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Behav Brain Res. 2009 Jan 30;197(1):210-8. doi: 10.1016/j.bbr.2008.08.022. Epub 2008 Aug 28.

Maternal dietary zinc supplementation prevents aberrant behaviour in an object recognition task in mice offspring exposed to LPS in early pregnancy.

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1
Division of Clinical Biochemistry, Hanson Institute and Institute of Medical and Veterinary Science, Frome Road, Adelaide, SA 5000, Australia.

Abstract

Maternal infection during pregnancy is associated with an increased risk of neurodevelopmental damage. While the mechanism is unclear accumulating evidence suggests that the maternal inflammatory response may be responsible. Metallothionein (MT) is a zinc (Zn)-binding protein that when induced in the mother's liver during the acute phase response has been found to cause a fetal Zn deficiency. Infection-mediated fetal Zn deficiency in early pregnancy has been shown to cause teratogenicity which can be prevented by dietary Zn supplementation throughout pregnancy. This study examined whether cognitive impairments can be caused by lipopolysaccharide (LPS) administration early in pregnancy and whether dietary Zn supplementation can ameliorate these changes. Maternal inflammation induced by LPS at gestation day (GD) 8 did not affect spatial learning or memory of adult mice offspring in a water cross-maze escape task. However, in an object recognition task, where control mice demonstrated good visual recognition memory by exploring a novel object more than a familiar object, LPS-treated offspring demonstrated abnormal perseverant exploration towards the familiar object that cannot be explained in full by impaired object recognition memory. In comparison, offspring of mice from dams given LPS and dietary Zn supplementation displayed normal object recognition task performance. Microarray analysis on the brain of GD 12 fetuses did not identify any differentially expressed genes between treatment groups. This study demonstrates that LPS administration in early pregnancy can cause an anomaly in object recognition that can be measured in adult offspring. This aberrant behaviour can be prevented by dietary Zn supplementation during pregnancy, thus providing a nutritional strategy to limit neurodevelopmental damage caused by infections early in pregnancy.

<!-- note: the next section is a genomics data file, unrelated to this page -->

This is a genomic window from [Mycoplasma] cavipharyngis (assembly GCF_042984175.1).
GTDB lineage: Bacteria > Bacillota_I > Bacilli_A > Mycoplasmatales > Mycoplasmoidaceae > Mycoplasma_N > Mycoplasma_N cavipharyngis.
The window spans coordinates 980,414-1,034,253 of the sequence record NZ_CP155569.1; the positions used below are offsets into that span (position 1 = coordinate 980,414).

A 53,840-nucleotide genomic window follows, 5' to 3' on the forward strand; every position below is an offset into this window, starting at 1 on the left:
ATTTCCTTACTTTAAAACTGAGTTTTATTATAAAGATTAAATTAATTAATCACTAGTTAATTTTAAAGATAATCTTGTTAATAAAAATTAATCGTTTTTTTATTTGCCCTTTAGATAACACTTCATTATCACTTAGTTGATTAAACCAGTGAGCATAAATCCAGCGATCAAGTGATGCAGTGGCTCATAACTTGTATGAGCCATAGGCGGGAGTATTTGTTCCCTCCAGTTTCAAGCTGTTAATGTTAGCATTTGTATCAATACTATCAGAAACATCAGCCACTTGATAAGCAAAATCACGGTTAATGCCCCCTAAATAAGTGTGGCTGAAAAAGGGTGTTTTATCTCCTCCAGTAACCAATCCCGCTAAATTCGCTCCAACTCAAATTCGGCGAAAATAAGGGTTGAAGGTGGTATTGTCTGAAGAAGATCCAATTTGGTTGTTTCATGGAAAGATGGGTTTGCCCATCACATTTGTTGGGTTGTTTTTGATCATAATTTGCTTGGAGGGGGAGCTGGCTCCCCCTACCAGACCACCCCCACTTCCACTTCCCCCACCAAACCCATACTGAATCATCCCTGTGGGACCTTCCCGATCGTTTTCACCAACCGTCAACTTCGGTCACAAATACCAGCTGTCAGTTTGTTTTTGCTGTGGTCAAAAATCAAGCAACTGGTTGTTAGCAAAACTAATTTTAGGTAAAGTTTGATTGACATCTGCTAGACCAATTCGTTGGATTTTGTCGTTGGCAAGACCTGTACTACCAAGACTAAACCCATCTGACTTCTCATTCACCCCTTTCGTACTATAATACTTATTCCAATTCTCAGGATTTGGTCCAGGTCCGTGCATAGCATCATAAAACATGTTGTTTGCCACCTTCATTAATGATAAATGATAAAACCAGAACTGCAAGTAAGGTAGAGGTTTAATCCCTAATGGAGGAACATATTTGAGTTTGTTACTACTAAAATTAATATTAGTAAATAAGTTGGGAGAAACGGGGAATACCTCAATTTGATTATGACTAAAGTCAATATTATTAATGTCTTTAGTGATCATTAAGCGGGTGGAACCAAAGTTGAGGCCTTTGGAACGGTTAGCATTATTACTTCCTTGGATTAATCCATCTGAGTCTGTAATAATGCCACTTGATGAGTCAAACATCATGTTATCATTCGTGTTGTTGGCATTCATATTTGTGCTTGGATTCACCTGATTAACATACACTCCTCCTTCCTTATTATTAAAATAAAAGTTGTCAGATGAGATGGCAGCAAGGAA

PMID:
18793679
DOI:
10.1016/j.bbr.2008.08.022
[Indexed for MEDLINE]
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